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Ober Ost
Ober Ost
is short for Oberbefehlshaber der gesamten Deutschen Streitkräfte im Osten, which is German for "Supreme Commander of All German Forces in the East" during World War I. It also has an implied double meaning, as in its own right, "Ober Ost" translates into "Upper East," which describes its geographic region in reference to the German Empire. In practice it refers not only to said commander, but also to his governing military staff and the district they controlled: Ober Ost
Ober Ost
was in command of the German section of the Eastern Front.

Contents

1 Extension 2 Policies 3 Communication with locals 4 Russian Revolution 5 Administrative divisions 6 Main military units in 1919 7 Aftermath 8 Parallels with Nazi German policy 9 See also 10 References 11 Further reading

Extension[edit] After the Treaty of Brest-Litovsk, the German Empire
German Empire
effectively controlled Lithuania, Latvia, Belarus, parts of Poland, and Courland, all of which were former territories of the Russian Empire.[1] Ober Ost itself was assigned present-day Lithuania, Latvia, Belarus, Poland, and Courland. The land area it controlled was around 108,808 km2 (42,011 sq mi). Ober Ost
Ober Ost
was created in 1914, and its first leader was Paul von Hindenburg, a Prussian military hero. When the Chief of the General Staff Erich von Falkenhayn was dismissed from office in 1916, von Hindenburg replaced him, and Prince Leopold of Bavaria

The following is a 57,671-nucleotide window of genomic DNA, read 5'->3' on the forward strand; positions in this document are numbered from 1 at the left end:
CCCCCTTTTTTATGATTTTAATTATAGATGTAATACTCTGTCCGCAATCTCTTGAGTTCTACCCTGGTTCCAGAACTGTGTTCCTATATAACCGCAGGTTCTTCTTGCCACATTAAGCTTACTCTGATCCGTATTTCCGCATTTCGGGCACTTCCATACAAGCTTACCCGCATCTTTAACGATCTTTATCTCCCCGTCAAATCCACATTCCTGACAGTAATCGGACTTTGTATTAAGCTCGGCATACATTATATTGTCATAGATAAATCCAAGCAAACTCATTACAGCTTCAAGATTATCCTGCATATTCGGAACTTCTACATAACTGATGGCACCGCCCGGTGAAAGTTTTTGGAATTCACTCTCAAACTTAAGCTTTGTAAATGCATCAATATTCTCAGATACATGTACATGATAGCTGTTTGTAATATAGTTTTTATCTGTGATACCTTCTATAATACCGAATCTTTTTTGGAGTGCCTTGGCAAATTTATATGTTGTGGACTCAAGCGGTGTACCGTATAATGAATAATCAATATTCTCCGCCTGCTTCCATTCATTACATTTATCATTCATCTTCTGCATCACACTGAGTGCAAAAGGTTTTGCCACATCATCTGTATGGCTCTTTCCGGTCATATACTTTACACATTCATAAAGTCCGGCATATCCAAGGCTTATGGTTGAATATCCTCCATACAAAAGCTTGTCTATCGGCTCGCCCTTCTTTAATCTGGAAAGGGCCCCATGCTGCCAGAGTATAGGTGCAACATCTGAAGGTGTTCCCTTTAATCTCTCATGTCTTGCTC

Prince Leopold of Bavaria
was given control of the Ober Ost. By October 1915, the German Army had advanced so far to the east, that Central Poland
Poland
could be put under a civil administration. This administration was divided between the German Government General of Warsaw and the Austro-Hungarian Government General of Lublin. The military Ober Ost
Ober Ost
government from then on only controlled the conquered areas east and north of Central Poland. Policies[edit]

Postage stamps Ober Ost

Ober Ost
Ober Ost
ruled the land with an iron fist. The movement policy or Verkehrspolitik, divided the land without regard to the existing social and ethnic organization and patterns. One was not allowed to move between the districts, which destroyed the livelihood of many merchant Jews
Jews
and prevented indigenous people from visiting friends and relatives in neighboring districts.[2] They also tried to "civilize" the people in the Ober Ost-controlled land, attempting to integrate German ideals and institutions[2] with existing cultures. They constructed railroads but only Germans were allowed to ride them and schools were taught by German instructors, since they lacked trained Lithuanians.[3] In 1915, when large territories came under Ober Ost's administration as a result of military successes on the Eastern Front. Erich Ludendorff, von Hindenburg's second in command, set up a system of managing the large area now under its jurisdiction. Although von Hindenburg was technically in command, it was Ludendorff who had actual control of the administration. There were ten staff members, each with a specialty (finance, agriculture, etc.). The area was divided into the Courland
Courland
District, the Lithuania
Lithuania
District and the Bialystok- Grodno
Grodno
District, each overseen by a district commander. Ludendorff's plan was to make Ober Ost
Ober Ost
a colonial territory for the settlement of his troops after the war as well as provide a haven for German refugees from inner Russia.[3] Ludendorff quickly organized Ober Ost